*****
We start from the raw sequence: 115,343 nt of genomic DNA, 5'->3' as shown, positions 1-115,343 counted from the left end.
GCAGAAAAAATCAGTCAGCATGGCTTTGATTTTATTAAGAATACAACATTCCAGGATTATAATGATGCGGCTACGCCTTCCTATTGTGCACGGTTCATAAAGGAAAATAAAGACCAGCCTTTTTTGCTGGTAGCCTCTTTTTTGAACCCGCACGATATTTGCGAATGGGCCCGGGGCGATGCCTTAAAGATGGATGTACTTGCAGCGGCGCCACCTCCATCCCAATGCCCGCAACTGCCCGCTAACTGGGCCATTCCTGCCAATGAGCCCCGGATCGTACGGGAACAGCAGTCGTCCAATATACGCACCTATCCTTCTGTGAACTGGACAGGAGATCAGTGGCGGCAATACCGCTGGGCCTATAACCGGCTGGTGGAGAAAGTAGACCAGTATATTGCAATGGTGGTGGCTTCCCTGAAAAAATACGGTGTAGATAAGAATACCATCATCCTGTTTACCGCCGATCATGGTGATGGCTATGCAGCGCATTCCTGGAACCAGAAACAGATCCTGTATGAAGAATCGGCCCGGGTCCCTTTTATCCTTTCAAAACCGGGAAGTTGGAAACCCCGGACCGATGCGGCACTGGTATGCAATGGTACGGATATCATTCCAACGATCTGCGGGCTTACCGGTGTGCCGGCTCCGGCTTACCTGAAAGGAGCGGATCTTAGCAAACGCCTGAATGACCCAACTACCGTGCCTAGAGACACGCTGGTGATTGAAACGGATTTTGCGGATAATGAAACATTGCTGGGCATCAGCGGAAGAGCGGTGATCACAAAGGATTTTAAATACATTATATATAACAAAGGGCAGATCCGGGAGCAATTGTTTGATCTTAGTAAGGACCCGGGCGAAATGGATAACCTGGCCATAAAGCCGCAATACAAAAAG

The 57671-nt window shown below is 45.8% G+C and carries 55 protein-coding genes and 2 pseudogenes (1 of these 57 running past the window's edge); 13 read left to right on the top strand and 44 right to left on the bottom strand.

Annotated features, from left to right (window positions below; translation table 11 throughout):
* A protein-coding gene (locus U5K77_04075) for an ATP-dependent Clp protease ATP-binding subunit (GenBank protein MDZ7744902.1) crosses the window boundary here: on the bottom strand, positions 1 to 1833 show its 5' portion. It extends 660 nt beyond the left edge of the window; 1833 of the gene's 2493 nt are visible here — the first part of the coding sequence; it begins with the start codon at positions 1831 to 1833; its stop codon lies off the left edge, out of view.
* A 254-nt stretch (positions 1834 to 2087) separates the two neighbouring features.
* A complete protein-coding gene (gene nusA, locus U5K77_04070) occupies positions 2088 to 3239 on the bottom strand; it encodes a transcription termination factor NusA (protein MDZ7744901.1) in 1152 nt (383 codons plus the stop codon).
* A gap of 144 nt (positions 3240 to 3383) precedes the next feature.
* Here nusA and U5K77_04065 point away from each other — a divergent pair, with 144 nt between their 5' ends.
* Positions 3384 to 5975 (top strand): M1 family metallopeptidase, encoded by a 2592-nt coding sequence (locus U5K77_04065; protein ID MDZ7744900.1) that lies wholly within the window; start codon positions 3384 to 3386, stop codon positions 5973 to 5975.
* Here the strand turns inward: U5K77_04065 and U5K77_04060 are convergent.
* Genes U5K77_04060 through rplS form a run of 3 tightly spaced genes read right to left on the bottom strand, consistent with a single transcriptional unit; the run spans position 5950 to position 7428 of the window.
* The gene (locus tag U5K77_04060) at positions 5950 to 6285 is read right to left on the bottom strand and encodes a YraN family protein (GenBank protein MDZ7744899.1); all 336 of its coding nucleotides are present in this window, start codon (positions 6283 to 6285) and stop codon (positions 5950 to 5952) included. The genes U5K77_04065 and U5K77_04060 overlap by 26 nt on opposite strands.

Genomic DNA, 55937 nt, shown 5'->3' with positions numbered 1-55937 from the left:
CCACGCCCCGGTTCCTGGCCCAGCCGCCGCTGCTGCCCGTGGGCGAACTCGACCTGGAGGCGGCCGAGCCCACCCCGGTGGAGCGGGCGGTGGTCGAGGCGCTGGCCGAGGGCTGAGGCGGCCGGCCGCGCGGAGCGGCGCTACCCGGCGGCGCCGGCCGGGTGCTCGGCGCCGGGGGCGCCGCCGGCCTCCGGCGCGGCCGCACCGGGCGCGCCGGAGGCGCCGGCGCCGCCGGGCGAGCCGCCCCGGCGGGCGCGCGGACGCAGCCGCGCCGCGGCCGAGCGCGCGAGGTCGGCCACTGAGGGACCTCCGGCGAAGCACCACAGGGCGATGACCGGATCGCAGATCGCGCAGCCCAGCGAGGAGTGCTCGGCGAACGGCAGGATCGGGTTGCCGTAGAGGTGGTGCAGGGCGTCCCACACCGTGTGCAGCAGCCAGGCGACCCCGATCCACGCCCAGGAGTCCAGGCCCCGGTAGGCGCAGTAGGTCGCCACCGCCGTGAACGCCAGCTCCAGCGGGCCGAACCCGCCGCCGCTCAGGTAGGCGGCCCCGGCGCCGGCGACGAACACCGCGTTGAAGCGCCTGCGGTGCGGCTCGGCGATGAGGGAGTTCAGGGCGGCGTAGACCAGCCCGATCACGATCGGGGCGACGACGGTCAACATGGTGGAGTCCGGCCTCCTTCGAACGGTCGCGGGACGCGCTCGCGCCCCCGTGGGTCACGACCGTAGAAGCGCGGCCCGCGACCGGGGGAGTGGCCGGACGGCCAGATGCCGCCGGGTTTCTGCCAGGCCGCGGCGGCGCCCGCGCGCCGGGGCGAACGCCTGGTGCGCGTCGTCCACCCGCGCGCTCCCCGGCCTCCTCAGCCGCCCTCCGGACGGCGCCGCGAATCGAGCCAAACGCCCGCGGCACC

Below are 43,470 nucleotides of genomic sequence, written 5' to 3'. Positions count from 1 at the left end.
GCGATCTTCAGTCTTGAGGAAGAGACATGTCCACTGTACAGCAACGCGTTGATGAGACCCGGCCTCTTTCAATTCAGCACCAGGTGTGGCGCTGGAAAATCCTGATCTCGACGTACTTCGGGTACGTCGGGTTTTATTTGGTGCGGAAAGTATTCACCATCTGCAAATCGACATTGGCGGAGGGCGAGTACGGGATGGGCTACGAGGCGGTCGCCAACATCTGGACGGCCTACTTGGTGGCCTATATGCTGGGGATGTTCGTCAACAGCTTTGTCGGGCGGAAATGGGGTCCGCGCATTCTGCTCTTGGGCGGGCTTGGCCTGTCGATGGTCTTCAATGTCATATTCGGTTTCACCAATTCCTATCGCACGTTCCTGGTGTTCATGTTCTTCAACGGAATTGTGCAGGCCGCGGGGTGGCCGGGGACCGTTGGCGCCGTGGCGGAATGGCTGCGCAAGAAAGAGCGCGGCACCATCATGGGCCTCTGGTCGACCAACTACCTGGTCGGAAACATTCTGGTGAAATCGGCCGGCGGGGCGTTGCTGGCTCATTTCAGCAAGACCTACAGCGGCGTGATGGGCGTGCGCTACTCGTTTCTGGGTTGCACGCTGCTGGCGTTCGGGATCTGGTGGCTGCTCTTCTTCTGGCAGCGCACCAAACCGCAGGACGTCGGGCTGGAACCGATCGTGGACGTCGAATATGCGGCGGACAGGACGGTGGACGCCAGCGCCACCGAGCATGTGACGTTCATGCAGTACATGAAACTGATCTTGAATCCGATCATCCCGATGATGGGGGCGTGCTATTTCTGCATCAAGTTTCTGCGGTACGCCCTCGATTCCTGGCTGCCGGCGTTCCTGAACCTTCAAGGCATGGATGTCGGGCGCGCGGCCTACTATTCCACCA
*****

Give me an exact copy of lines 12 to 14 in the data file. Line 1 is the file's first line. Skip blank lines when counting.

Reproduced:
* Genes U5K77_04060 through rplS form a run of 3 tightly spaced genes read right to left on the bottom strand, consistent with a single transcriptional unit; the run spans position 5950 to position 7428 of the window.
* The gene (locus tag U5K77_04060) at positions 5950 to 6285 is read right to left on the bottom strand and encodes a YraN family protein (GenBank protein MDZ7744899.1); all 336 of its coding nucleotides are present in this window, start codon (positions 6283 to 6285) and stop codon (positions 5950 to 5952) included. The genes U5K77_04065 and U5K77_04060 overlap by 26 nt on opposite strands.

Genomic DNA, 55937 nt, shown 5'->3' with positions numbered 1-55937 from the left: